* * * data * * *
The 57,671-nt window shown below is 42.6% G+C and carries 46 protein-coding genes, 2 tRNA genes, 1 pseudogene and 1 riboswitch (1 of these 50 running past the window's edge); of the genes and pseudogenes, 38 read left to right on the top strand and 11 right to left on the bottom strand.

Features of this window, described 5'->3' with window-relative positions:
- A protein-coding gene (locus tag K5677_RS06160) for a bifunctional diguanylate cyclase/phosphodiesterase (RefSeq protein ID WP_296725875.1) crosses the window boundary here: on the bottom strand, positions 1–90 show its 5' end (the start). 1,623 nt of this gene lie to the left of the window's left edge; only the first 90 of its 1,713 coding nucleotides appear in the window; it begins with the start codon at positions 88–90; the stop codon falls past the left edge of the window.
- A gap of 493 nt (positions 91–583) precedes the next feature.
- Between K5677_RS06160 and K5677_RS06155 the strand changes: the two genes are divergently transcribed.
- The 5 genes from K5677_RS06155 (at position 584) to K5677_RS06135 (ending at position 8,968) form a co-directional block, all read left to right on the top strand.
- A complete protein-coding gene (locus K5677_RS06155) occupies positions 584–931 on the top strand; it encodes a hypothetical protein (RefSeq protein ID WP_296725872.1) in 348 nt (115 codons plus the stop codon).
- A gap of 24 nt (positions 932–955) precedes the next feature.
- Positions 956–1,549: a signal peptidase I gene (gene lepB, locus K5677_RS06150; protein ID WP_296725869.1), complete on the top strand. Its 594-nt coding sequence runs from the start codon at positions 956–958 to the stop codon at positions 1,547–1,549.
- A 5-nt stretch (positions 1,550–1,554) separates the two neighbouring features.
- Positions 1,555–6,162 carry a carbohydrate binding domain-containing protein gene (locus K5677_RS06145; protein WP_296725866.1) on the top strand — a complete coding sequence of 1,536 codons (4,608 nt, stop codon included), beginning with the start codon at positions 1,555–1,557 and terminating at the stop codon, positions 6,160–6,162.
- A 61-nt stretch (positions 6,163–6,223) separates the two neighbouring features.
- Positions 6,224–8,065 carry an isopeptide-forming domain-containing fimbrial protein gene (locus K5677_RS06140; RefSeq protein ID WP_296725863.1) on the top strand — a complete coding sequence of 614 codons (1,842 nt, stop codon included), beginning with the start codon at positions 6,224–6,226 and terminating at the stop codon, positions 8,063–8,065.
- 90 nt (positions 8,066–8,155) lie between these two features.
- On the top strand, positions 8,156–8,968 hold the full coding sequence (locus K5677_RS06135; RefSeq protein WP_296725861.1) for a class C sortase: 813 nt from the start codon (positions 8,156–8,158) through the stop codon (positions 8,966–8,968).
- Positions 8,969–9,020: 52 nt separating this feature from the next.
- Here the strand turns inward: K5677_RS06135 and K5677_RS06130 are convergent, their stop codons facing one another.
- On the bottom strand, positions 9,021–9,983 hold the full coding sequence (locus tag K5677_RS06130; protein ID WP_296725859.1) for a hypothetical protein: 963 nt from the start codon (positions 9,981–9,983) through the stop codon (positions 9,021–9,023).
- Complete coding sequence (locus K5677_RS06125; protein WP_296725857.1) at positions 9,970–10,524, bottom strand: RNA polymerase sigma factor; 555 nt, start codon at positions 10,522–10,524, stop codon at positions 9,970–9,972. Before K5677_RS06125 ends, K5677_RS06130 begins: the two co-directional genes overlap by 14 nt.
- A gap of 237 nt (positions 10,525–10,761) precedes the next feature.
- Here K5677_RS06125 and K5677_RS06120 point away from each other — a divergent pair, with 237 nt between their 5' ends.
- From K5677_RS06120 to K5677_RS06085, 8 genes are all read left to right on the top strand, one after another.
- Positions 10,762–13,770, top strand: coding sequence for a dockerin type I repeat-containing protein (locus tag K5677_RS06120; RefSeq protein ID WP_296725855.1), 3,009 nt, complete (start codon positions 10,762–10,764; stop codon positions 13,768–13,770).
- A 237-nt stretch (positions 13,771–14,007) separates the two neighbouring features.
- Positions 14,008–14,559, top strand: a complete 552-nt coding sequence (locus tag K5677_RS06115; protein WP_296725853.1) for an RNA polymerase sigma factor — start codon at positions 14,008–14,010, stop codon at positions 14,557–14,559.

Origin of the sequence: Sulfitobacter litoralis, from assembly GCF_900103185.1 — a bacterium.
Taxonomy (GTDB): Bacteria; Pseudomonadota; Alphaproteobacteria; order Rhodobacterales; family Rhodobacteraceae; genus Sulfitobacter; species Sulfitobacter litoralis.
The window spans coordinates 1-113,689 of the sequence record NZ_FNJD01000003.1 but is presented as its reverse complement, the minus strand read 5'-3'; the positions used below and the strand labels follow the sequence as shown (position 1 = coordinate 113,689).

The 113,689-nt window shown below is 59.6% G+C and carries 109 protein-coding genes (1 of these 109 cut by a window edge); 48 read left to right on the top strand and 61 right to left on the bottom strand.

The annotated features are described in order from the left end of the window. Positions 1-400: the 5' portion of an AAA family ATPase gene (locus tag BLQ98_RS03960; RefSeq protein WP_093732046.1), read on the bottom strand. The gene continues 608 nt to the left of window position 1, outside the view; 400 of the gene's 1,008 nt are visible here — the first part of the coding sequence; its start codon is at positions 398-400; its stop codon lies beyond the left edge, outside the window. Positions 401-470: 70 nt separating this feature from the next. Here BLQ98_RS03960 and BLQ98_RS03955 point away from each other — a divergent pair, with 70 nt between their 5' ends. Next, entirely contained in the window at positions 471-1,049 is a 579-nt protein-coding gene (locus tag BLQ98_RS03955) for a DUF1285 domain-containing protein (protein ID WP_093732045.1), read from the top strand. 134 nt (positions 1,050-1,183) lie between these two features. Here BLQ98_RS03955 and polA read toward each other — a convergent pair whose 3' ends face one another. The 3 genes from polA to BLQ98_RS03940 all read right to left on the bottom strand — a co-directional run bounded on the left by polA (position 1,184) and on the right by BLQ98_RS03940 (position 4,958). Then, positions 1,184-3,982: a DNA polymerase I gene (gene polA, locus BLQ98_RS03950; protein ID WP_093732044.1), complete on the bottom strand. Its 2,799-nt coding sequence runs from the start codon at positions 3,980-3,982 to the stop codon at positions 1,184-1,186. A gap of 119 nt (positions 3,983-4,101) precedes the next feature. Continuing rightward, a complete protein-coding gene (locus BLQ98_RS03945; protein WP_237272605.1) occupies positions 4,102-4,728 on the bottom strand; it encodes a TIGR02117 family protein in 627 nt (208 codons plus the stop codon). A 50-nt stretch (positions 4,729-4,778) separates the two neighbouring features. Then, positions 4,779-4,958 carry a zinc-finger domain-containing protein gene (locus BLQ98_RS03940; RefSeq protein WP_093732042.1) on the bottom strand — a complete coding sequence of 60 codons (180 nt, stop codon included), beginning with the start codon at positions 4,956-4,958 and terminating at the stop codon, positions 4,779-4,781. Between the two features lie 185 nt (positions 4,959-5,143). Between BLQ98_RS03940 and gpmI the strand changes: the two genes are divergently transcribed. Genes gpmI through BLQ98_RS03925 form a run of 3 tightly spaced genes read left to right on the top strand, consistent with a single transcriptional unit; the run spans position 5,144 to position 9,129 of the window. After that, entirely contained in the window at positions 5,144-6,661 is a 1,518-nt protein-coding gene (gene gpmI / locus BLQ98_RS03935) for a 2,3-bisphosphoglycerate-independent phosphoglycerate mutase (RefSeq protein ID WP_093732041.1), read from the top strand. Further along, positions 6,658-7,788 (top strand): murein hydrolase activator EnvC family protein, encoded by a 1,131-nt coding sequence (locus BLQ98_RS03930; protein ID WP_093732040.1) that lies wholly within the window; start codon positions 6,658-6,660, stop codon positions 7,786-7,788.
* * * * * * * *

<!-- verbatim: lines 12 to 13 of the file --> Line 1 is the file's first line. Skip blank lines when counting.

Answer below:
- A 61-nt stretch (positions 6,163–6,223) separates the two neighbouring features.
- Positions 6,224–8,065 carry an isopeptide-forming domain-containing fimbrial protein gene (locus K5677_RS06140; RefSeq protein ID WP_296725863.1) on the top strand — a complete coding sequence of 614 codons (1,842 nt, stop codon included), beginning with the start codon at positions 6,224–6,226 and terminating at the stop codon, positions 8,063–8,065.